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Luxembourg and the IMF
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On June 5, 2002, the Executive Board of the International Monetary Fund (IMF) concluded the Article IV consultation with Luxembourg.1
Reflecting the global slowdown, but taking into account supportive policy conditions and an expected regional recovery by mid-year, the staff projects real GDP to grow by 2¾ percent in 2002, after 3½ percent in 2001. Underlying trend growth is estimated at about 4¾ percent by the staff. With some slack returning to labor markets and barring further oil price shocks, the staff projects headline inflation to fall to 2 percent in 2002. Underlying inflation is expected to decline more gradually from 2¾ percent in 2001 to about 2 percent by 2003.
Policies have been medium-term oriented. Fiscal policy has been guided by the objectives of balancing the central government budget, keeping spending growth in line with trend-GDP growth, and running a general government surplus. Consequently, the public sector holds net assets equivalent to about 50 percent of GDP. Nonetheless, the pay-as-you-go social security system requires high long-term growth and continuing worker inflows for its sustainability.
The government is proceeding with multi-year tax cuts and stepping up the pace of spending. Tax cuts aim to lower marginal rates, maintain an internationally attractive corporate tax system, reduce inactivity traps, and promote individual pension savings. On the expenditure side, infrastructure, research and development, and education received a boost, and pension benefits have been increased. With growth expected to be lower than budgeted, the staff estimates that the central government is likely to post a deficit in 2002, and that the general government budget surplus will be less than envisaged in the authorities' latest stability program.
The financial sector has continued to expand, with asset and liquidity management taking over from private banking as the main source of strong growth of the sector. Nonetheless, activity weakened in 2001. In the area of supervision, upgrading of supervisory capabilities and efforts to combat money laundering have continued, and in addition, the implementation of a comprehensive anti-money laundering Action Plan has started.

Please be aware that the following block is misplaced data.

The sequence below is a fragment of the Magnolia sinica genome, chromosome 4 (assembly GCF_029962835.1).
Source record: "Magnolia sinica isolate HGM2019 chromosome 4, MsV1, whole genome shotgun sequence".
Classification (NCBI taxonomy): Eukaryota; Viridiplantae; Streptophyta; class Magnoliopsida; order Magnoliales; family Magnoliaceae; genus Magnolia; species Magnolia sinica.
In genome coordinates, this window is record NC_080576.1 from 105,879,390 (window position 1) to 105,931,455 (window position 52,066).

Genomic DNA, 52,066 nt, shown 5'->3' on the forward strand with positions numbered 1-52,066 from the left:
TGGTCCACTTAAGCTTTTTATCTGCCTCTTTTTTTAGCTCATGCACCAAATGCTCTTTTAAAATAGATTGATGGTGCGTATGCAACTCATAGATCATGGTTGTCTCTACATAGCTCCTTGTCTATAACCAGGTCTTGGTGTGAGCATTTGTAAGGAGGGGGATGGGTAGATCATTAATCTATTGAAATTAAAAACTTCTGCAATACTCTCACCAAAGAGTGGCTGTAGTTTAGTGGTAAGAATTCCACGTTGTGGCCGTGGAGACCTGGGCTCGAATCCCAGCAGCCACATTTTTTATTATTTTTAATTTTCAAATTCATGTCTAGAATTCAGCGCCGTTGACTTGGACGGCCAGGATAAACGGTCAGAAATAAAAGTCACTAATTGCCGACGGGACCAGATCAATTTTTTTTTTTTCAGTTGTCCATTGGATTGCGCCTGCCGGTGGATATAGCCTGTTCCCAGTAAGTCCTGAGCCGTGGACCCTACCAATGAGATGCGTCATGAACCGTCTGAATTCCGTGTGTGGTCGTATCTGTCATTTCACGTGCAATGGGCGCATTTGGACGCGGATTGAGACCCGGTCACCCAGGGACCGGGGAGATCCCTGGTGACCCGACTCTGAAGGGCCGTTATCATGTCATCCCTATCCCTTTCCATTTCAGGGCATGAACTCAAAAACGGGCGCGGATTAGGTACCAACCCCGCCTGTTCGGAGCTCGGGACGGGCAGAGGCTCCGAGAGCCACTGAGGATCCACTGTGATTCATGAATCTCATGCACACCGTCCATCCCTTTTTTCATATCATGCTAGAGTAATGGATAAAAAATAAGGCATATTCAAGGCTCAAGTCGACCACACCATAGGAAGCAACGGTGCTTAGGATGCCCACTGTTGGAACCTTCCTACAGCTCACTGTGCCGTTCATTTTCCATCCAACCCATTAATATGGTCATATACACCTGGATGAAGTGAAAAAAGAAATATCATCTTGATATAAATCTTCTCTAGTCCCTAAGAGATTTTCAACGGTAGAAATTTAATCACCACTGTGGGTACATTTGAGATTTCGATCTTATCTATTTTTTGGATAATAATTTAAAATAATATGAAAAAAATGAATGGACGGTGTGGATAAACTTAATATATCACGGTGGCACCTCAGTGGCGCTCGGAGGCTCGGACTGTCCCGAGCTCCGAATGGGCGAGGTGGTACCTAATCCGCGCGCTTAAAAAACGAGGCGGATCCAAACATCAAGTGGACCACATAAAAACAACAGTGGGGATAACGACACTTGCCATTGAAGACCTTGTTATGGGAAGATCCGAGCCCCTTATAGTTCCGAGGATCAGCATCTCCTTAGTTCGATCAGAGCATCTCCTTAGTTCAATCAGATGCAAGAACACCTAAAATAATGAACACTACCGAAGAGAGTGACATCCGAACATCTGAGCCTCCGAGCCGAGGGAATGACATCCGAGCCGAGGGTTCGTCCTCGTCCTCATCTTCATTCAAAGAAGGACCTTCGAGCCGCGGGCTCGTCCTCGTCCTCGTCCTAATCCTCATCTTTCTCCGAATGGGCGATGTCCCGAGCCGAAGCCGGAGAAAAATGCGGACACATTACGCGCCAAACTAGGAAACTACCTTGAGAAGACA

Structural reforms are proceeding. Progress has been made in removing legal obstacles to part-time employment, introducing more flexible working time arrangements and work week averaging, and expanding child care facilities. The authorities have adopted the legal and regulatory framework needed for the launch of an electronic commerce sector.
Executive Board Assessment
Executive Directors commended the authorities for the excellent economic performance of the past decade, in particular the high rates of GDP and employment growth and the low unemployment rate. They agreed that the outlook remained bright, although the recent global slowdown had slowed growth, and medium-term growth would likely be somewhat less than during the past decade. With the relaxation of labor market tightness and the waning of the effects of indexation, wage and price pressures were likely to ease during 2002.
Directors commented that economic performance had been underpinned by sound policies, as well as by several features specific to Luxembourg, such as specialization in financial services, a strong social partnership, and openness to worker inflows from the region. At the same time, the importance of the financial services sector in the economy made Luxembourg vulnerable to negative exogenous sectoral developments. Also, the funding of Luxembourg's generous social welfare system required continuous high growth and worker inflows. Policies had been prudent, however, and the accumulation of an appreciable net public asset position provides a cushion in the event of shocks.